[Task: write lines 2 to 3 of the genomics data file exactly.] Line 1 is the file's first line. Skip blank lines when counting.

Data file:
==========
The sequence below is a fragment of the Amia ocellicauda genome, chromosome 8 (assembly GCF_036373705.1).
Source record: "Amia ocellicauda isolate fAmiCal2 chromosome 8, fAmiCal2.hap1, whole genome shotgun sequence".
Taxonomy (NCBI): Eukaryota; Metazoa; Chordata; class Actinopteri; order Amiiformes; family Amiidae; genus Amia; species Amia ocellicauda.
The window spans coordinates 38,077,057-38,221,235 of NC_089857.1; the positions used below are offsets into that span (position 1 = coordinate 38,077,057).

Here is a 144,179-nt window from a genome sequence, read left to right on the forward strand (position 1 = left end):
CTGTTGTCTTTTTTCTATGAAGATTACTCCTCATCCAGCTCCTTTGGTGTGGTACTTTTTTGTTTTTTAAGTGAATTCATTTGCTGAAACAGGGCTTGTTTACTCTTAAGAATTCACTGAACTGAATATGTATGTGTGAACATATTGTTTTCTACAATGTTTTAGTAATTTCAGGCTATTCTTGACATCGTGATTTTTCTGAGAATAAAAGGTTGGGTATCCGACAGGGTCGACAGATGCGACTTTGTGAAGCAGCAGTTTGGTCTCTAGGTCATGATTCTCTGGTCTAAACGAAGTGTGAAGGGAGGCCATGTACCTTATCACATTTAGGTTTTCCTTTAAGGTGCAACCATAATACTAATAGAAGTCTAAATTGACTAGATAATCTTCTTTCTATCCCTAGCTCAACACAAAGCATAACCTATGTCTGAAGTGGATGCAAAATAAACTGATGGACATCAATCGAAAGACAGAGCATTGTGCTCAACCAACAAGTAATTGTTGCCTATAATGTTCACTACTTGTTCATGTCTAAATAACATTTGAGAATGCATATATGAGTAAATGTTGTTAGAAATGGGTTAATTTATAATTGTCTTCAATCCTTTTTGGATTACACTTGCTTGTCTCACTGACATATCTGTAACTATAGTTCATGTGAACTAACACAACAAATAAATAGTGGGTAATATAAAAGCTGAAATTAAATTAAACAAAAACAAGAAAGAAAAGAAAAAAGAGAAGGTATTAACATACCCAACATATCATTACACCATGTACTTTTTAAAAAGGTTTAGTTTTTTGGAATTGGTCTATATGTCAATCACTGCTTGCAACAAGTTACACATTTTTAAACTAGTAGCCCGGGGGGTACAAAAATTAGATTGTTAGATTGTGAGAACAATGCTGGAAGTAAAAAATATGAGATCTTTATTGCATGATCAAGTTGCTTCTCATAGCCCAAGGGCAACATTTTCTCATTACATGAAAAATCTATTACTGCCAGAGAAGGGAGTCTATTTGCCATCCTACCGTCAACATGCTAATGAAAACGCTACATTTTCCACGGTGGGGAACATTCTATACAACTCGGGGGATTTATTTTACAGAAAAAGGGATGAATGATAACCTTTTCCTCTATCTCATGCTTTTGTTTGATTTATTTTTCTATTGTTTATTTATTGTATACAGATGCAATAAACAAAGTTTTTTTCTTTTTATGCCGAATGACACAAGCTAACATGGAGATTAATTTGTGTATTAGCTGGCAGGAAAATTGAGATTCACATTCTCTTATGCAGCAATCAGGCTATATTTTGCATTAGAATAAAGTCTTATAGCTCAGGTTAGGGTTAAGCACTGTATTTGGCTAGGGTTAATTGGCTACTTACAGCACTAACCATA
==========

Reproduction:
Source record: "Amia ocellicauda isolate fAmiCal2 chromosome 8, fAmiCal2.hap1, whole genome shotgun sequence".
Taxonomy (NCBI): Eukaryota; Metazoa; Chordata; class Actinopteri; order Amiiformes; family Amiidae; genus Amia; species Amia ocellicauda.